Like many of his peers, trumpeter/composer Ron Horton is conservatory-trained, with an equitable view of both the classic jazz tradition and the structural innovations of post-war free jazz. Epitomizing the new face of the creative mainstream, Horton is equal parts swinging hard bop stylist, modern classicist and exploratory avant gardist. All these facets appear on Everything In A Dream, Horton's most definitive statement as a leaderhis third overall and second for the Fresh Sound label.
His previous album, 2003's phenomenal Subtextures, set the stage for his recurrent investigation into merging classical forms with jazz structures. Horton gives Samuel Barber's "Saint Ita's Vision" and Claudio Monteverdi's "Lamento d'Arianna" magisterial readings in an improvisational context. He also demonstrates his mastery of the jazz tradition with a swinging cover of Andrew Hill's obscure "Yellow Violet." The AACM-influenced title track and the freewheeling, dynamically episodic "Grovellin'" exemplify his more adventurous side.
As a composer, Horton's lush, chamber-like arrangements are neither pretentious nor pedestrian. His septet reveals proficiency in navigating his capricious stylistic transitions. Ubiquitous drummer Michael Sarin is an eclectic accompanist and a suitable foil for the dual basses of Masa Kamaguchi and John Hebert. Endowing the septet with an expanded rhythmic and melodic foundation, both bassists exercise remarkable restraint, whether playing unison passages together or accompanying one another during solos.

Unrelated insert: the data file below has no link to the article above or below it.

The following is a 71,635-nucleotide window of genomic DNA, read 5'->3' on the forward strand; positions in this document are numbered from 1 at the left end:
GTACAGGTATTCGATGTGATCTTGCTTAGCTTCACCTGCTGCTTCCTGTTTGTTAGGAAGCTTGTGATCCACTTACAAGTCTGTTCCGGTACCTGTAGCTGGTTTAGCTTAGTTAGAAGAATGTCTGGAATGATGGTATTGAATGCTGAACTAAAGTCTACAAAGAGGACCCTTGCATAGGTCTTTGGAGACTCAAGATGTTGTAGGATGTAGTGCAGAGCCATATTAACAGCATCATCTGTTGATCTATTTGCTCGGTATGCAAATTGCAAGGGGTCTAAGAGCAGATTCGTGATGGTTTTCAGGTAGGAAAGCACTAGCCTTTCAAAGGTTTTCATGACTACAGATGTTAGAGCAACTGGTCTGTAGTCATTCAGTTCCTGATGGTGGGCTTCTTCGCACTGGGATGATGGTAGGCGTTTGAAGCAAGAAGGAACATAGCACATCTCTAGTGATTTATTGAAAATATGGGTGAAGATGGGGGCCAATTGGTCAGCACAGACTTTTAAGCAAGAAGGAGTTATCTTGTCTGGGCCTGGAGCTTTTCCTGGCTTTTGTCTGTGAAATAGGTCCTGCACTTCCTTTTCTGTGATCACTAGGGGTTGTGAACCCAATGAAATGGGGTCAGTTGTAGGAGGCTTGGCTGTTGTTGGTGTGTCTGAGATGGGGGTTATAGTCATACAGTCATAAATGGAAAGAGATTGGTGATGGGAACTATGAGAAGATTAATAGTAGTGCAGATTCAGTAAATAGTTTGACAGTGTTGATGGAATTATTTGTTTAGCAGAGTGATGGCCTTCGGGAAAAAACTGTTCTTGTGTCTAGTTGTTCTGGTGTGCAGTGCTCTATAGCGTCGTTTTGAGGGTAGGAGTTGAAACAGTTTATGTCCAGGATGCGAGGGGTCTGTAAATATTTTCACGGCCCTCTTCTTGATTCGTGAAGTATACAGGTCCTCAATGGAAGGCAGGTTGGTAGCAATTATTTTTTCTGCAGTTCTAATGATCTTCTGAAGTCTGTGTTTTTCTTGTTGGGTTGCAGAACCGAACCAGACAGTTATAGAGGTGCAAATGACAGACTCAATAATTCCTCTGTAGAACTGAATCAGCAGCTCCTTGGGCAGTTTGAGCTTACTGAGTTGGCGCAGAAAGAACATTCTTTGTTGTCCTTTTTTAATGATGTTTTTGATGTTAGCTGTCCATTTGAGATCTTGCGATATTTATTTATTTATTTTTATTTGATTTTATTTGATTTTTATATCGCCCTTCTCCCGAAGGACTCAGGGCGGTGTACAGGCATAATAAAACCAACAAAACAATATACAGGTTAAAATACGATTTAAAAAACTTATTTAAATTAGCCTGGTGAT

Horton's updated third stream approach is a perfect vehicle for pianist Frank Kimbrough's idiosyncratic, yet graceful impressionism. The unfettered saxophones of Tony Malaby and John O'Gallagher provide the ensemble's most visceral playing. O'Gallagher's spiraling sonic vortex on "Did-it, Did-it, Did-it" is as fervent as Malaby's torrid variations on "Bring It On/Phoenix."
Every member of the septet is given ample solo time, including the leader. Horton reveals a romantic streak on the gorgeous Mediterranean-flavored ballad "Lua Cheia Sobre Lisboa" and soars assuredly on "Lamento d'Arianna." Dedicated to Lester Bowie's performance of the same piece, from the Art Ensemble of Chicago's 1970 classic Les Stances A Sophie, Horton does the master proud. Occasionally revealing a strident side, his opulent tone and classical phrasing sit out a few tunes, including the assertive hard bop punch of "Bring It On/Phoenix." Similarly, he spins a web of splayed, smeary expressionism while weaving parallel lines with Kimbrough's thorny, linear runs on the rambunctious, angular free bop of "Grovellin'."
Looking past the inevitable Dave Douglas comparisons, Everything In A Dream is a solid release from an up-and-coming composer with burgeoning talent who sees well beyond stylistic boundaries.
Personnel: Ron Horton: trumpet and flugelhorn; John O'Gallagher: alto saxophone; Tony Malaby: tenor saxophone; Frank Kimbrough: piano; Mike Sarin: drums; Masa Kamaguchi: bass; John Hebert: bass.